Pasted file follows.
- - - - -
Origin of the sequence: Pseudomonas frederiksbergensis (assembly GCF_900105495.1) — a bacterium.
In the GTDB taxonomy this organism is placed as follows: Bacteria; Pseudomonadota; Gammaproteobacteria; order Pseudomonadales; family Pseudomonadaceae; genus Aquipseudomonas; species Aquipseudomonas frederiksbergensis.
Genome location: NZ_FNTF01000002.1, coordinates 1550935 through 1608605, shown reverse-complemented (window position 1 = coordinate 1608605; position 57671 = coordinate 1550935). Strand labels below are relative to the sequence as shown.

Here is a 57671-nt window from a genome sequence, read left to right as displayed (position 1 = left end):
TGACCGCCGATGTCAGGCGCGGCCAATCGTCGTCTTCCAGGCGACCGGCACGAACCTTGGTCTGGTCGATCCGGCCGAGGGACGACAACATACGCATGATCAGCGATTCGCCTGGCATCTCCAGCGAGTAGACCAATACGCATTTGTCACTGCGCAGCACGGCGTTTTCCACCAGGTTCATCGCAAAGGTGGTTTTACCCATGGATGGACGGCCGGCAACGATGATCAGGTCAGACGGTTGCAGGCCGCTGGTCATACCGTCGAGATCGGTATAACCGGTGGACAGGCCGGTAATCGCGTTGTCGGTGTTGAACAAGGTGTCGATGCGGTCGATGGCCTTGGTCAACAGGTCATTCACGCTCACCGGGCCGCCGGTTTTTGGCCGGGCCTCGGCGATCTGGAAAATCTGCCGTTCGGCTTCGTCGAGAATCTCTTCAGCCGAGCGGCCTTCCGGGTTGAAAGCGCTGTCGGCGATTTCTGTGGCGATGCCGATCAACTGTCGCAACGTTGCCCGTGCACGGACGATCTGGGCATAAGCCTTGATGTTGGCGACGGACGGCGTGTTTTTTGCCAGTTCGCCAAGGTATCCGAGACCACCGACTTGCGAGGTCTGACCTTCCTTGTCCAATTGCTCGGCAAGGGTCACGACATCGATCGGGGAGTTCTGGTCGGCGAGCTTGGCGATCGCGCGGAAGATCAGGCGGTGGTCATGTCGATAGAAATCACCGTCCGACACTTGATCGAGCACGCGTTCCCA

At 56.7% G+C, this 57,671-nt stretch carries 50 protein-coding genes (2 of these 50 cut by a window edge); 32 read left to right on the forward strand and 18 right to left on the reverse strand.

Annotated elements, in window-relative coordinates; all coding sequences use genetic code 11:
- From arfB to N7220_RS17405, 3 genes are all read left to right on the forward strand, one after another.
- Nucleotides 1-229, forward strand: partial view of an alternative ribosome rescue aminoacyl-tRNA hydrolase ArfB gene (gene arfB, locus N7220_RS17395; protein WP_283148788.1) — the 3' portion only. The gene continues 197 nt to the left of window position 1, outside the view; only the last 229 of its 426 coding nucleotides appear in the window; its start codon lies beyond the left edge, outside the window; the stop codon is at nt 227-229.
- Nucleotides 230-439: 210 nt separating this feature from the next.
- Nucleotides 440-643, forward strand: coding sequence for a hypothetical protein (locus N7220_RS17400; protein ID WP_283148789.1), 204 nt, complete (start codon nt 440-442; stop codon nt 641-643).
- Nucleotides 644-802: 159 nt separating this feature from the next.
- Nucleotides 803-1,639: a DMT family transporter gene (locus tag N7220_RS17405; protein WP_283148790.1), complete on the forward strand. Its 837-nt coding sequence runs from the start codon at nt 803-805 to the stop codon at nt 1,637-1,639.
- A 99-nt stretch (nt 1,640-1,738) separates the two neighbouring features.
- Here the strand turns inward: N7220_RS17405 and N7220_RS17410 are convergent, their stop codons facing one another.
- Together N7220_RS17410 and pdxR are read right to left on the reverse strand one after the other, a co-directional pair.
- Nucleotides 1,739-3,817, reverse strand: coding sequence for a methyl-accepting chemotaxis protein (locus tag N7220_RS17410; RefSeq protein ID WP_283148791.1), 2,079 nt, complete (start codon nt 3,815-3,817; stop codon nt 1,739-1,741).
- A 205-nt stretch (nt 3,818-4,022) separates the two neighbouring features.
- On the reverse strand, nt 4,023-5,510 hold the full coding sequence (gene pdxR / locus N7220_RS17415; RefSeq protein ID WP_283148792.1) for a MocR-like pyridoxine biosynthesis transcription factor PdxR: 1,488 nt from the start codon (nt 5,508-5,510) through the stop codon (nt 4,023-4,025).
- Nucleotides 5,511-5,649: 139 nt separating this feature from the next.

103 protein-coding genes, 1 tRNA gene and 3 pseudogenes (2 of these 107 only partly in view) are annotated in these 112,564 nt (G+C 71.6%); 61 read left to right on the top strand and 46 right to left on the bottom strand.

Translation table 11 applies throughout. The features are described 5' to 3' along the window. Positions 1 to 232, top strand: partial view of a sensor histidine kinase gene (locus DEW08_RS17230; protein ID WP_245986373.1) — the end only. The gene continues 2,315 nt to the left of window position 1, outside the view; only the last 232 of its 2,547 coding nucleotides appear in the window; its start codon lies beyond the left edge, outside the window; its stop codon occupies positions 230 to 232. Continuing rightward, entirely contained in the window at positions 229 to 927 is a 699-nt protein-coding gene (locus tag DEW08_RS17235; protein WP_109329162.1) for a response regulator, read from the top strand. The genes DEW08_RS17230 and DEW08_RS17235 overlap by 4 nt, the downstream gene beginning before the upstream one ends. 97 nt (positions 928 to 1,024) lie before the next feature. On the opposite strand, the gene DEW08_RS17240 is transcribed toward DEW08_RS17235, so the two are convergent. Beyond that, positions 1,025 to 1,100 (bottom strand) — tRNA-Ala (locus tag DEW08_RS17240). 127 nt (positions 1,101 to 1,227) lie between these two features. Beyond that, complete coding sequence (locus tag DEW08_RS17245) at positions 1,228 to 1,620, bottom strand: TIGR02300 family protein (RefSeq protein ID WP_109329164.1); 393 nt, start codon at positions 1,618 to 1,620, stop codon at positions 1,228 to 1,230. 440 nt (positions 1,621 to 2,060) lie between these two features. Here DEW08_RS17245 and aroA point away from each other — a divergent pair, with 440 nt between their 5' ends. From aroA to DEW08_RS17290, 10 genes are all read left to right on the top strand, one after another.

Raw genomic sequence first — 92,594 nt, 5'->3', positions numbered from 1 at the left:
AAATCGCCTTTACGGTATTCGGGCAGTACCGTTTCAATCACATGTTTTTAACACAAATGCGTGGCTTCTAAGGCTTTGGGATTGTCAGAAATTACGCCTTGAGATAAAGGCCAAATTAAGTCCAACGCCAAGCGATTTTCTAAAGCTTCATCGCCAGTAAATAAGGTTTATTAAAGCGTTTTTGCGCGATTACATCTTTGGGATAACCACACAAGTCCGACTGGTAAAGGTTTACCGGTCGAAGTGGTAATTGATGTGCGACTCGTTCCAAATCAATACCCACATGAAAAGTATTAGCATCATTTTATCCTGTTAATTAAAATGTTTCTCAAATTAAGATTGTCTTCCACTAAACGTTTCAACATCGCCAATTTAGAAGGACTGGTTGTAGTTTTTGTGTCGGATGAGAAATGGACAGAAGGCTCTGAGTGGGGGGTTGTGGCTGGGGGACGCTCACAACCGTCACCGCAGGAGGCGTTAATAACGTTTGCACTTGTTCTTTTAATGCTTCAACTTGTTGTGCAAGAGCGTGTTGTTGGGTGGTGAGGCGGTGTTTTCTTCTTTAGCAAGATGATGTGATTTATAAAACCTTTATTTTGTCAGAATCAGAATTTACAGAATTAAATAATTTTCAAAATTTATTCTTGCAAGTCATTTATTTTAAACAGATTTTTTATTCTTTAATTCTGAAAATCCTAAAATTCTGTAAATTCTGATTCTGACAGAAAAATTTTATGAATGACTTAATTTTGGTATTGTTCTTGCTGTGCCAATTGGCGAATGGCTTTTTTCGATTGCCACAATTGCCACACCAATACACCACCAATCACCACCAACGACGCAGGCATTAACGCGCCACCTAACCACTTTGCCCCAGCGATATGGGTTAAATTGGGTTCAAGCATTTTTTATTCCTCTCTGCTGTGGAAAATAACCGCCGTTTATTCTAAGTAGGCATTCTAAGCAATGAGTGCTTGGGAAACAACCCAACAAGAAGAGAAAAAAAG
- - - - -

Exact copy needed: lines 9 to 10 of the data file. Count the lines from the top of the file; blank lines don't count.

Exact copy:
- Nucleotides 1-229, forward strand: partial view of an alternative ribosome rescue aminoacyl-tRNA hydrolase ArfB gene (gene arfB, locus N7220_RS17395; protein WP_283148788.1) — the 3' portion only. The gene continues 197 nt to the left of window position 1, outside the view; only the last 229 of its 426 coding nucleotides appear in the window; its start codon lies beyond the left edge, outside the window; the stop codon is at nt 227-229.
- Nucleotides 230-439: 210 nt separating this feature from the next.